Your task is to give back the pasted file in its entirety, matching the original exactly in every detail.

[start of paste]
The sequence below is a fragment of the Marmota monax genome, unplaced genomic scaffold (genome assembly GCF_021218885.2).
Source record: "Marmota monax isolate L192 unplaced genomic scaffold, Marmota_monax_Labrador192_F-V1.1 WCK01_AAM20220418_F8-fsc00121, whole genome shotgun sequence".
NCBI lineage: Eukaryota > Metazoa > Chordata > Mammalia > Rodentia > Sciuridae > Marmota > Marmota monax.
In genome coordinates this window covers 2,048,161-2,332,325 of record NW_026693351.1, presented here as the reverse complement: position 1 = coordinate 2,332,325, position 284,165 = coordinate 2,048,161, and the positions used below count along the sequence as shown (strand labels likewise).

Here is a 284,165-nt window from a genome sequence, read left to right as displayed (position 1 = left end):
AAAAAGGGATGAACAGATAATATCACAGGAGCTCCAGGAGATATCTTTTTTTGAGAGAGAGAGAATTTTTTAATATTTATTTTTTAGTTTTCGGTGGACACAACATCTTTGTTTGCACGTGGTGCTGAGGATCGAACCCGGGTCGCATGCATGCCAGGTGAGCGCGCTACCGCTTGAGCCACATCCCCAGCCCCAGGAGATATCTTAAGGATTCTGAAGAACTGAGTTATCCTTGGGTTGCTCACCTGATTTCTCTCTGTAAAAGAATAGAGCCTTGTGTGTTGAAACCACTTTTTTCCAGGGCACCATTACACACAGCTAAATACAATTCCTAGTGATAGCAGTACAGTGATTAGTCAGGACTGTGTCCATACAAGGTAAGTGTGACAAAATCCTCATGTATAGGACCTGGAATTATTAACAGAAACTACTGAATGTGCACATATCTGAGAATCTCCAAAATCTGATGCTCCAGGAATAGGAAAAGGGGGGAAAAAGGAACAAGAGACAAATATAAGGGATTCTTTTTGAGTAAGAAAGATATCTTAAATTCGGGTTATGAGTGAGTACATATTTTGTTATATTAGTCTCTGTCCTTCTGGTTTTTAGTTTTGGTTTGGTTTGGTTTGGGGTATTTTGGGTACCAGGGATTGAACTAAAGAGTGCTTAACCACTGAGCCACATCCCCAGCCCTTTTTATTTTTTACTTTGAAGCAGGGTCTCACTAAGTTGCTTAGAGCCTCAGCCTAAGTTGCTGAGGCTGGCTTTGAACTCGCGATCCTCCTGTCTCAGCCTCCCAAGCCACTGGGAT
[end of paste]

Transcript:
The sequence below is a fragment of the Marmota monax genome, unplaced genomic scaffold (genome assembly GCF_021218885.2).
Source record: "Marmota monax isolate L192 unplaced genomic scaffold, Marmota_monax_Labrador192_F-V1.1 WCK01_AAM20220418_F8-fsc00121, whole genome shotgun sequence".
NCBI lineage: Eukaryota > Metazoa > Chordata > Mammalia > Rodentia > Sciuridae > Marmota > Marmota monax.
In genome coordinates this window covers 2,048,161-2,332,325 of record NW_026693351.1, presented here as the reverse complement: position 1 = coordinate 2,332,325, position 284,165 = coordinate 2,048,161, and the positions used below count along the sequence as shown (strand labels likewise).

Here is a 284,165-nt window from a genome sequence, read left to right as displayed (position 1 = left end):
AAAAAGGGATGAACAGATAATATCACAGGAGCTCCAGGAGATATCTTTTTTTGAGAGAGAGAGAATTTTTTAATATTTATTTTTTAGTTTTCGGTGGACACAACATCTTTGTTTGCACGTGGTGCTGAGGATCGAACCCGGGTCGCATGCATGCCAGGTGAGCGCGCTACCGCTTGAGCCACATCCCCAGCCCCAGGAGATATCTTAAGGATTCTGAAGAACTGAGTTATCCTTGGGTTGCTCACCTGATTTCTCTCTGTAAAAGAATAGAGCCTTGTGTGTTGAAACCACTTTTTTCCAGGGCACCATTACACACAGCTAAATACAATTCCTAGTGATAGCAGTACAGTGATTAGTCAGGACTGTGTCCATACAAGGTAAGTGTGACAAAATCCTCATGTATAGGACCTGGAATTATTAACAGAAACTACTGAATGTGCACATATCTGAGAATCTCCAAAATCTGATGCTCCAGGAATAGGAAAAGGGGGGAAAAAGGAACAAGAGACAAATATAAGGGATTCTTTTTGAGTAAGAAAGATATCTTAAATTCGGGTTATGAGTGAGTACATATTTTGTTATATTAGTCTCTGTCCTTCTGGTTTTTAGTTTTGGTTTGGTTTGGTTTGGGGTATTTTGGGTACCAGGGATTGAACTAAAGAGTGCTTAACCACTGAGCCACATCCCCAGCCCTTTTTATTTTTTACTTTGAAGCAGGGTCTCACTAAGTTGCTTAGAGCCTCAGCCTAAGTTGCTGAGGCTGGCTTTGAACTCGCGATCCTCCTGTCTCAGCCTCCCAAGCCACTGGGAT